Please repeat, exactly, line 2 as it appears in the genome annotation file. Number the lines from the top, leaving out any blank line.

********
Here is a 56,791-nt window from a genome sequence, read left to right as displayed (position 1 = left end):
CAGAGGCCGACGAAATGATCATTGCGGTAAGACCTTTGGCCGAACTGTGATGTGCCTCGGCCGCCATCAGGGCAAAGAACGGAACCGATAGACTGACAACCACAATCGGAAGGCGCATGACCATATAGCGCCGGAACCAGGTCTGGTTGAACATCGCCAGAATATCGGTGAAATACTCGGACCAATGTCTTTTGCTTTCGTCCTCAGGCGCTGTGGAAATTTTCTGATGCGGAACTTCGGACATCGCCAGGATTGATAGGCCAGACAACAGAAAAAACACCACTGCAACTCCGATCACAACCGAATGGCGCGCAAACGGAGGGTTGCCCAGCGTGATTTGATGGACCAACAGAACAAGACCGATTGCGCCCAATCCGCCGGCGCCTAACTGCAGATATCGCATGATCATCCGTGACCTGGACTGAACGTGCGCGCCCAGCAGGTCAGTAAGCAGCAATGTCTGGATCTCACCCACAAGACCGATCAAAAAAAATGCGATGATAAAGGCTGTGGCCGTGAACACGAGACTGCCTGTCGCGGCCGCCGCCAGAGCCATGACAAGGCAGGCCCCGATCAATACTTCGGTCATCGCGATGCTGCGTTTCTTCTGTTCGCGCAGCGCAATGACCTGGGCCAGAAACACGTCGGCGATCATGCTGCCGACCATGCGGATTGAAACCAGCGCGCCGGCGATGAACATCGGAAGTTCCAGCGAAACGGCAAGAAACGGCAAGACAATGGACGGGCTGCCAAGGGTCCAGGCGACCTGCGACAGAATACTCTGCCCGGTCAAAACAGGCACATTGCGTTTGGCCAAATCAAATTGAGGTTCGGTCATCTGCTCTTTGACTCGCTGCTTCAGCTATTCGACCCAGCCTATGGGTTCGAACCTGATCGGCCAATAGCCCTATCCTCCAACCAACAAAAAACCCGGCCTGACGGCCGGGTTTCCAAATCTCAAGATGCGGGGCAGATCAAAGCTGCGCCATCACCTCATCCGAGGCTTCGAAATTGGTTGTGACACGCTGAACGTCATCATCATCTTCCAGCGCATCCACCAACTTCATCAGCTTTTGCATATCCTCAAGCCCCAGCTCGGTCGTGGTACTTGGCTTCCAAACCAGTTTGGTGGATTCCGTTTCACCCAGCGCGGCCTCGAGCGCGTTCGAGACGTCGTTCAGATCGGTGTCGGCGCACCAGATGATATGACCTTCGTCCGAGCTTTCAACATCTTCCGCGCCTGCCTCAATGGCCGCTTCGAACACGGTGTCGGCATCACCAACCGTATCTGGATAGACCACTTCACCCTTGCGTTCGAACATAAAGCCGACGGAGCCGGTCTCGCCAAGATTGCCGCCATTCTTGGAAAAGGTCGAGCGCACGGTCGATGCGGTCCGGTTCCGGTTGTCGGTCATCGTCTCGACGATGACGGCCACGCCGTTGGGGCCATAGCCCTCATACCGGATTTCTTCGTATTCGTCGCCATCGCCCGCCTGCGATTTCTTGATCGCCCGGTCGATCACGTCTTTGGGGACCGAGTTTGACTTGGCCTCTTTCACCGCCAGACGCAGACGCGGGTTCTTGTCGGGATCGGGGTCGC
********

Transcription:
CAGAGGCCGACGAAATGATCATTGCGGTAAGACCTTTGGCCGAACTGTGATGTGCCTCGGCCGCCATCAGGGCAAAGAACGGAACCGATAGACTGACAACCACAATCGGAAGGCGCATGACCATATAGCGCCGGAACCAGGTCTGGTTGAACATCGCCAGAATATCGGTGAAATACTCGGACCAATGTCTTTTGCTTTCGTCCTCAGGCGCTGTGGAAATTTTCTGATGCGGAACTTCGGACATCGCCAGGATTGATAGGCCAGACAACAGAAAAAACACCACTGCAACTCCGATCACAACCGAATGGCGCGCAAACGGAGGGTTGCCCAGCGTGATTTGATGGACCAACAGAACAAGACCGATTGCGCCCAATCCGCCGGCGCCTAACTGCAGATATCGCATGATCATCCGTGACCTGGACTGAACGTGCGCGCCCAGCAGGTCAGTAAGCAGCAATGTCTGGATCTCACCCACAAGACCGATCAAAAAAAATGCGATGATAAAGGCTGTGGCCGTGAACACGAGACTGCCTGTCGCGGCCGCCGCCAGAGCCATGACAAGGCAGGCCCCGATCAATACTTCGGTCATCGCGATGCTGCGTTTCTTCTGTTCGCGCAGCGCAATGACCTGGGCCAGAAACACGTCGGCGATCATGCTGCCGACCATGCGGATTGAAACCAGCGCGCCGGCGATGAACATCGGAAGTTCCAGCGAAACGGCAAGAAACGGCAAGACAATGGACGGGCTGCCAAGGGTCCAGGCGACCTGCGACAGAATACTCTGCCCGGTCAAAACAGGCACATTGCGTTTGGCCAAATCAAATTGAGGTTCGGTCATCTGCTCTTTGACTCGCTGCTTCAGCTATTCGACCCAGCCTATGGGTTCGAACCTGATCGGCCAATAGCCCTATCCTCCAACCAACAAAAAACCCGGCCTGACGGCCGGGTTTCCAAATCTCAAGATGCGGGGCAGATCAAAGCTGCGCCATCACCTCATCCGAGGCTTCGAAATTGGTTGTGACACGCTGAACGTCATCATCATCTTCCAGCGCATCCACCAACTTCATCAGCTTTTGCATATCCTCAAGCCCCAGCTCGGTCGTGGTACTTGGCTTCCAAACCAGTTTGGTGGATTCCGTTTCACCCAGCGCGGCCTCGAGCGCGTTCGAGACGTCGTTCAGATCGGTGTCGGCGCACCAGATGATATGACCTTCGTCCGAGCTTTCAACATCTTCCGCGCCTGCCTCAATGGCCGCTTCGAACACGGTGTCGGCATCACCAACCGTATCTGGATAGACCACTTCACCCTTGCGTTCGAACATAAAGCCGACGGAGCCGGTCTCGCCAAGATTGCCGCCATTCTTGGAAAAGGTCGAGCGCACGGTCGATGCGGTCCGGTTCCGGTTGTCGGTCATCGTCTCGACGATGACGGCCACGCCGTTGGGGCCATAGCCCTCATACCGGATTTCTTCGTATTCGTCGCCATCGCCCGCCTGCGATTTCTTGATCGCCCGGTCGATCACGTCTTTGGGGACCGAGTTTGACTTGGCCTCTTTCACCGCCAGACGCAGACGCGGGTTCTTGTCGGGATCGGGGTCGC